At close distances a small change in the distance affects the visual acuity value more than in testing at a longer distance, so try to keep the distance the same and measure it with the span of your hand (between the tip of your thumb and your little finger; not with a ruler).
Children with intellectual disability use the same technique as the young children, often using both placing the card on the Puzzle board and naming at the same time.
Children with intellectual disability often have weak understanding on the word “same” although they can match the picture on the card with a large picture with the same optotype. If the child places the Playing Card on a wrong cut-out of the LEA 3-D Puzzle as in the video above but at the same time says the correct name, “doghouse”, then we ask where the child has the doghouse on the puzzle. We may need to ask the child which picture is on the card. The child may say the correct name even if matching was incorrect.
Never let the child know that an answer was incorrect. If child’s motivation disappears, try another day.These children are best tested as a part of regular one-to-one teaching sessions in a quiet corner so that no noises interrupt the play.
Measurement of visual acuity with single optotype tests is often the first visual acuity test when starting to test children with major communication problems, like speechless children with severe CP. They often need to train fixating on a line test, which becomes a part of therapies or teaching. These children perform much better during testing, if their own therapist or teacher supports the child’s head and body control.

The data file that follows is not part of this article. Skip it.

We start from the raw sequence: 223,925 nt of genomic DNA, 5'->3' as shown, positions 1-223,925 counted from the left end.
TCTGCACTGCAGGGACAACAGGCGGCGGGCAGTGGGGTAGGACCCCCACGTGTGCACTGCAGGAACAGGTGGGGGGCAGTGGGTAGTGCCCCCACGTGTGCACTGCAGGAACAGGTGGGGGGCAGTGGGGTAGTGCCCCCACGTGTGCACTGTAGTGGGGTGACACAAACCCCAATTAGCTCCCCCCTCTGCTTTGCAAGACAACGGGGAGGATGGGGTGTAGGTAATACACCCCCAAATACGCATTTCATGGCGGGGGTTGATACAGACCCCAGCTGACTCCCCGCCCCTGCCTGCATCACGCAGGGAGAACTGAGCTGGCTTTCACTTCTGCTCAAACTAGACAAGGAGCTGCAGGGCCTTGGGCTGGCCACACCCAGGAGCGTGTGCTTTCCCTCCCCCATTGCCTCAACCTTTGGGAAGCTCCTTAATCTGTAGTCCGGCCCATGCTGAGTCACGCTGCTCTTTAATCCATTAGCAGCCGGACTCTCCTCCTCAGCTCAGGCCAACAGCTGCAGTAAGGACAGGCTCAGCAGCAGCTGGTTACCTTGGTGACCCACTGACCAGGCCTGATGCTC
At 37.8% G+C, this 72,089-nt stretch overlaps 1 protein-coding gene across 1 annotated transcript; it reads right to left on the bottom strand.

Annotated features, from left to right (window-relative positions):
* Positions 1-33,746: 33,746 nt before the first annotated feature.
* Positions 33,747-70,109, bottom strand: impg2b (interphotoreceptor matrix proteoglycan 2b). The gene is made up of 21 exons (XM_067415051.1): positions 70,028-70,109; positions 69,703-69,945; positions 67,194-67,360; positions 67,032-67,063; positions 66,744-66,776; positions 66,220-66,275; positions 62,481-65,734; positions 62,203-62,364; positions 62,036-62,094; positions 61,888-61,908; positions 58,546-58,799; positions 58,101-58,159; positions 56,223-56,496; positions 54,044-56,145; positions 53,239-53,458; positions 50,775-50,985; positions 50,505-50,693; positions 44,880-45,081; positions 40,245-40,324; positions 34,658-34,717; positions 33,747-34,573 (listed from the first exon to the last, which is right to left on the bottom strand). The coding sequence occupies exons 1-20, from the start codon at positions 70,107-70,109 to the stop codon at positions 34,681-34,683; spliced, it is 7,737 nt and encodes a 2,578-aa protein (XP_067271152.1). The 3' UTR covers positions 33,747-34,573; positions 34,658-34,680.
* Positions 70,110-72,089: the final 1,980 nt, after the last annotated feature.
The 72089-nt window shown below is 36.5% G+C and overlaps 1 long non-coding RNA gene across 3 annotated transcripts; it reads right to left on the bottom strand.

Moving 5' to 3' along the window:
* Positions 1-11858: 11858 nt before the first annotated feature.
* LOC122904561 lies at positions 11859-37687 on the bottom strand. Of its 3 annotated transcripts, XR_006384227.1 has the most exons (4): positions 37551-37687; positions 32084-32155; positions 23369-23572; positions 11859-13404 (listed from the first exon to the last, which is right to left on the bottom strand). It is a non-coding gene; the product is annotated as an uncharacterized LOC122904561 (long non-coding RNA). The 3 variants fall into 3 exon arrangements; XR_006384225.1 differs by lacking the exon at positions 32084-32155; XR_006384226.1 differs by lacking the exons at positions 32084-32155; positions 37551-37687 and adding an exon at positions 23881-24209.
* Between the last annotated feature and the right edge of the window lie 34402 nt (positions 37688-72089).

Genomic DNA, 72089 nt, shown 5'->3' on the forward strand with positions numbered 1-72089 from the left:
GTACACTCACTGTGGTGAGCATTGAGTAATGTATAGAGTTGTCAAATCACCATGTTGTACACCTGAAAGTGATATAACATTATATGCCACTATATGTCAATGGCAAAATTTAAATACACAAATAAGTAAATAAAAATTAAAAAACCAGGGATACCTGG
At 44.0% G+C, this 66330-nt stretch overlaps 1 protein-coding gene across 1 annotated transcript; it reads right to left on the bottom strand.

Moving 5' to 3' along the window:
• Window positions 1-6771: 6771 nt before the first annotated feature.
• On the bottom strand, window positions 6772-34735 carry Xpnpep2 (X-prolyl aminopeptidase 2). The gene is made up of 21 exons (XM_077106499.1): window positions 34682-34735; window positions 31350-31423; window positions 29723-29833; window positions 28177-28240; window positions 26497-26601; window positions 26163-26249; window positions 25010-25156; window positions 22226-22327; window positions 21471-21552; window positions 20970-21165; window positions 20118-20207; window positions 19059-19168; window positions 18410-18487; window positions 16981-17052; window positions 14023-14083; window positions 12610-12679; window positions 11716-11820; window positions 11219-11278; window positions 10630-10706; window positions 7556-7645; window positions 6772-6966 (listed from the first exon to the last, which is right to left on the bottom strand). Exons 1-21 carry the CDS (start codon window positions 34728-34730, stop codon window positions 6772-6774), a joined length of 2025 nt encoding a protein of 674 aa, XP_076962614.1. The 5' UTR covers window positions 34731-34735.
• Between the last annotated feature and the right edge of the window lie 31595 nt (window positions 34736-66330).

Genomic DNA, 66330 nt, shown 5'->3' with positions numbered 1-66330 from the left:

Measurement of near vision acuity of a child using LEA Playing Cards. A. The child needs to be supported; the therapist does not look at the test card in the tester’s hand (arrow). B. The child answers with gaze pointing and head turn, which is recorded on video or there is a third person, who registers the response of the child. We need thus three persons to do the test.
Children with severe cerebral palsy and communication problems are first tested with the Playing Cards to find out what their best visual acuity value might be at close distances. The test card is shown to the child at a distance where we know the image to be clear without spectacles or give the child proper near correction before testing. In front of the child there are large answering cards facing the child and the video camera, which records the child’s gaze shift from the test card to the big card. The child uses gaze pointing supported by turning his head. In these children eye movements often are not differentiated from head movements.